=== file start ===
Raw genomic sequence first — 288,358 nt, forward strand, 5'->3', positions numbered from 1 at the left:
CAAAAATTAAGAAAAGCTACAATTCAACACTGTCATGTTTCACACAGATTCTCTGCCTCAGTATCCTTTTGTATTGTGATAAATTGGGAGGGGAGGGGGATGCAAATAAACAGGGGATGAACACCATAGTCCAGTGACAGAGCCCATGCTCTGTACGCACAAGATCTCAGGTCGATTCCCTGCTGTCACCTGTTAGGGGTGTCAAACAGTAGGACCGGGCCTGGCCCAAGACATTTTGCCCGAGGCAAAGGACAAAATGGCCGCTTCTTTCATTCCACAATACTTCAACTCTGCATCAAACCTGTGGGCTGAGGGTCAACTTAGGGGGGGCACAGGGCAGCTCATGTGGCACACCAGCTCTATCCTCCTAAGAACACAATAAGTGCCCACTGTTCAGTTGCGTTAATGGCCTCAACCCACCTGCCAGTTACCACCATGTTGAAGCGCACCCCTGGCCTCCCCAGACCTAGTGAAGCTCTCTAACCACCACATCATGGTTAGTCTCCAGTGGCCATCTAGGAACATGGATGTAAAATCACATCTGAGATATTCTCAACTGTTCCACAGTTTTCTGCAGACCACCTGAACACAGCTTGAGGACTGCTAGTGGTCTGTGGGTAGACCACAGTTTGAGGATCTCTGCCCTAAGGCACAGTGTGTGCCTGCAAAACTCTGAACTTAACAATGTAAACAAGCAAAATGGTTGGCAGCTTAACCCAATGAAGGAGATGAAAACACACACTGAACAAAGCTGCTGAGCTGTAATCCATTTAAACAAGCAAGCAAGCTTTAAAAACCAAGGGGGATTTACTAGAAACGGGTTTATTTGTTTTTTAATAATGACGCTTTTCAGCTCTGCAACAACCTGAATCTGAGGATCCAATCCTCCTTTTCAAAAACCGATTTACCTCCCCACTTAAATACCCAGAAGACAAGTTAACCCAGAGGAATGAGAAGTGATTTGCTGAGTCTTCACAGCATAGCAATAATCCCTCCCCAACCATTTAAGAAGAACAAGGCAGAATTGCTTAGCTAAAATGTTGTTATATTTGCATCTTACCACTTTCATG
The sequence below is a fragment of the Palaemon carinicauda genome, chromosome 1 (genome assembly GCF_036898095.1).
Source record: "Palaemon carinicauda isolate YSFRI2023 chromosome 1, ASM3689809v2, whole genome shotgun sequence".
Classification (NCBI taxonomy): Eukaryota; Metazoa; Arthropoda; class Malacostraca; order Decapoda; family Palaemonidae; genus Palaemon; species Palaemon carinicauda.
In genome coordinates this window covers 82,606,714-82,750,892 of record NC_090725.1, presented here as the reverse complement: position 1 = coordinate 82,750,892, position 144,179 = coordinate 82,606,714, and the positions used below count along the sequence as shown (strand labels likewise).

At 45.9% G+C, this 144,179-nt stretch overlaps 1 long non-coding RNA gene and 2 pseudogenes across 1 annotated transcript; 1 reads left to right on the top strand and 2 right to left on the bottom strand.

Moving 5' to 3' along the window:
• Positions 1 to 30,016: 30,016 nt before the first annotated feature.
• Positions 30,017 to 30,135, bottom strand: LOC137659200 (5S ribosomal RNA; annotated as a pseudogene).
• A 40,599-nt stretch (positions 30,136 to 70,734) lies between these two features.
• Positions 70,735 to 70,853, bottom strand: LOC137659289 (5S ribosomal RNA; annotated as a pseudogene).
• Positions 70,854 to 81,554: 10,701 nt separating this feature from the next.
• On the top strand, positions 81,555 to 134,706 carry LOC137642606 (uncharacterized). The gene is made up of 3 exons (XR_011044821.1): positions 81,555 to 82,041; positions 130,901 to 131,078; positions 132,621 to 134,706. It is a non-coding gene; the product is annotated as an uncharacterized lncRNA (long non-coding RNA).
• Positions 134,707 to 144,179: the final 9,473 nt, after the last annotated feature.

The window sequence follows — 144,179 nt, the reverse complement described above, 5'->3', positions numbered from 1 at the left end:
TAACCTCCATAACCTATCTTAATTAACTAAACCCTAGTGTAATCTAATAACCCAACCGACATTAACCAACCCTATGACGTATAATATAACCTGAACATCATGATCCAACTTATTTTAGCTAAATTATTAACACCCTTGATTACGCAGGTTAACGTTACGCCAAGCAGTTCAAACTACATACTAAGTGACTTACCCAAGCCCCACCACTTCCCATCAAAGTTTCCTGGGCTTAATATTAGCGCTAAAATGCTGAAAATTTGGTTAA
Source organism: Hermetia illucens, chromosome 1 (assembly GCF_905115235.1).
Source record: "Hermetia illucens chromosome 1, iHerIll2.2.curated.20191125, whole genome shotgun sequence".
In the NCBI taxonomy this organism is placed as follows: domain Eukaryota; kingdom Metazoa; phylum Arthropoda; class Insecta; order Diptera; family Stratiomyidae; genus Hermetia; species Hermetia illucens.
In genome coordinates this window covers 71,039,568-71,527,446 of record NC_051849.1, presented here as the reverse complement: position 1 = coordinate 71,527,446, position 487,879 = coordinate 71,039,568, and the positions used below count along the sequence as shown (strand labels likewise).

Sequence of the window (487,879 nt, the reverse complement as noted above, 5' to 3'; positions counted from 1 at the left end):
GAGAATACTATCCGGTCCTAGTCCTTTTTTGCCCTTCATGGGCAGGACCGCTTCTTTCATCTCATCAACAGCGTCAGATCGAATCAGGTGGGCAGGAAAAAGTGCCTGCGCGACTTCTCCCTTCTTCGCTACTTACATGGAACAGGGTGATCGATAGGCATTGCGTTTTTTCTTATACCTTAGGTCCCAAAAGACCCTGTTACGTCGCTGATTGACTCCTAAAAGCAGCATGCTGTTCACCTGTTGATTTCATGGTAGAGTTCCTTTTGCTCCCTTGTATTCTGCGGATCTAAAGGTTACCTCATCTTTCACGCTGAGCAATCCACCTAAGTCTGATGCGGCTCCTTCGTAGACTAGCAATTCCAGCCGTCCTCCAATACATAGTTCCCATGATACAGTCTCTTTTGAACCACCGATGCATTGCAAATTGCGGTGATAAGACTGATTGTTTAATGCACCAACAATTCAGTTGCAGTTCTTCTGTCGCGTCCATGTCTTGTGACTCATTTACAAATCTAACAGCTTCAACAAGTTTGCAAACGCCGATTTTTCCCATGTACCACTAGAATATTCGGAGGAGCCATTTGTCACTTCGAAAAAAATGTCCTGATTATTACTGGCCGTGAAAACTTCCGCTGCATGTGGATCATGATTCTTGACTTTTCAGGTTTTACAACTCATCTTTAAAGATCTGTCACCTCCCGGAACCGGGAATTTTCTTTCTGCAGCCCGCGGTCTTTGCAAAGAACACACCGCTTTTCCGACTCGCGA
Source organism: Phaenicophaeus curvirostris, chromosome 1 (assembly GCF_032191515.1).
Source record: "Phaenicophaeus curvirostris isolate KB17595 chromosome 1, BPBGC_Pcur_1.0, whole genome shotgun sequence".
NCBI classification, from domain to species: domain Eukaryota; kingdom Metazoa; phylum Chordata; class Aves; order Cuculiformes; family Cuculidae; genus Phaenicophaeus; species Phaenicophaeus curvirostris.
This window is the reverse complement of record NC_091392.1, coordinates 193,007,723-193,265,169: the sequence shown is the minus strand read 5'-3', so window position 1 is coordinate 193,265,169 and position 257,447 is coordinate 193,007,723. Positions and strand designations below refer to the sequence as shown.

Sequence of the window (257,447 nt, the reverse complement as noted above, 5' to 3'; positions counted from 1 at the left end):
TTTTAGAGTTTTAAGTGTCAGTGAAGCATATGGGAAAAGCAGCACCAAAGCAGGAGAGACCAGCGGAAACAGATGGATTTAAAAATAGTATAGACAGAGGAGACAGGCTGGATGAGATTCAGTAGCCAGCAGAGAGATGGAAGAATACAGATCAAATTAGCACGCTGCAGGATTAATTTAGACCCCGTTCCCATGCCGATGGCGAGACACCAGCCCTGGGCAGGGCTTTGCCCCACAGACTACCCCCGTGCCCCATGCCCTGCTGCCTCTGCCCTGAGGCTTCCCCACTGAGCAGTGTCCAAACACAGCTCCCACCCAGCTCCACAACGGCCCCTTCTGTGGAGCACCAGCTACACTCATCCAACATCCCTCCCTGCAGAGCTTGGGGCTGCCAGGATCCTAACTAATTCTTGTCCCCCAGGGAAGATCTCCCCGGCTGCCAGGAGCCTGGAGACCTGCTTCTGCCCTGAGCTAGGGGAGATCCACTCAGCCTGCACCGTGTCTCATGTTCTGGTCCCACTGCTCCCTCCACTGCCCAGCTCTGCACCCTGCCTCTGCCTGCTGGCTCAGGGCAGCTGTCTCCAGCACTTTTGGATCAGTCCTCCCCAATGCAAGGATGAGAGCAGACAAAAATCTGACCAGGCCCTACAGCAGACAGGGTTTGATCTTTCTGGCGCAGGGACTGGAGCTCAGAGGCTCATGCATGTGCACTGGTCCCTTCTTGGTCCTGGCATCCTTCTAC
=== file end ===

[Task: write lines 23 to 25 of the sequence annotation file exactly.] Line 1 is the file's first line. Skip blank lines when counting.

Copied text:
GAGAATACTATCCGGTCCTAGTCCTTTTTTGCCCTTCATGGGCAGGACCGCTTCTTTCATCTCATCAACAGCGTCAGATCGAATCAGGTGGGCAGGAAAAAGTGCCTGCGCGACTTCTCCCTTCTTCGCTACTTACATGGAACAGGGTGATCGATAGGCATTGCGTTTTTTCTTATACCTTAGGTCCCAAAAGACCCTGTTACGTCGCTGATTGACTCCTAAAAGCAGCATGCTGTTCACCTGTTGATTTCATGGTAGAGTTCCTTTTGCTCCCTTGTATTCTGCGGATCTAAAGGTTACCTCATCTTTCACGCTGAGCAATCCACCTAAGTCTGATGCGGCTCCTTCGTAGACTAGCAATTCCAGCCGTCCTCCAATACATAGTTCCCATGATACAGTCTCTTTTGAACCACCGATGCATTGCAAATTGCGGTGATAAGACTGATTGTTTAATGCACCAACAATTCAGTTGCAGTTCTTCTGTCGCGTCCATGTCTTGTGACTCATTTACAAATCTAACAGCTTCAACAAGTTTGCAAACGCCGATTTTTCCCATGTACCACTAGAATATTCGGAGGAGCCATTTGTCACTTCGAAAAAAATGTCCTGATTATTACTGGCCGTGAAAACTTCCGCTGCATGTGGATCATGATTCTTGACTTTTCAGGTTTTACAACTCATCTTTAAAGATCTGTCACCTCCCGGAACCGGGAATTTTCTTTCTGCAGCCCGCGGTCTTTGCAAAGAACACACCGCTTTTCCGACTCGCGA
Source organism: Phaenicophaeus curvirostris, chromosome 1 (assembly GCF_032191515.1).
Source record: "Phaenicophaeus curvirostris isolate KB17595 chromosome 1, BPBGC_Pcur_1.0, whole genome shotgun sequence".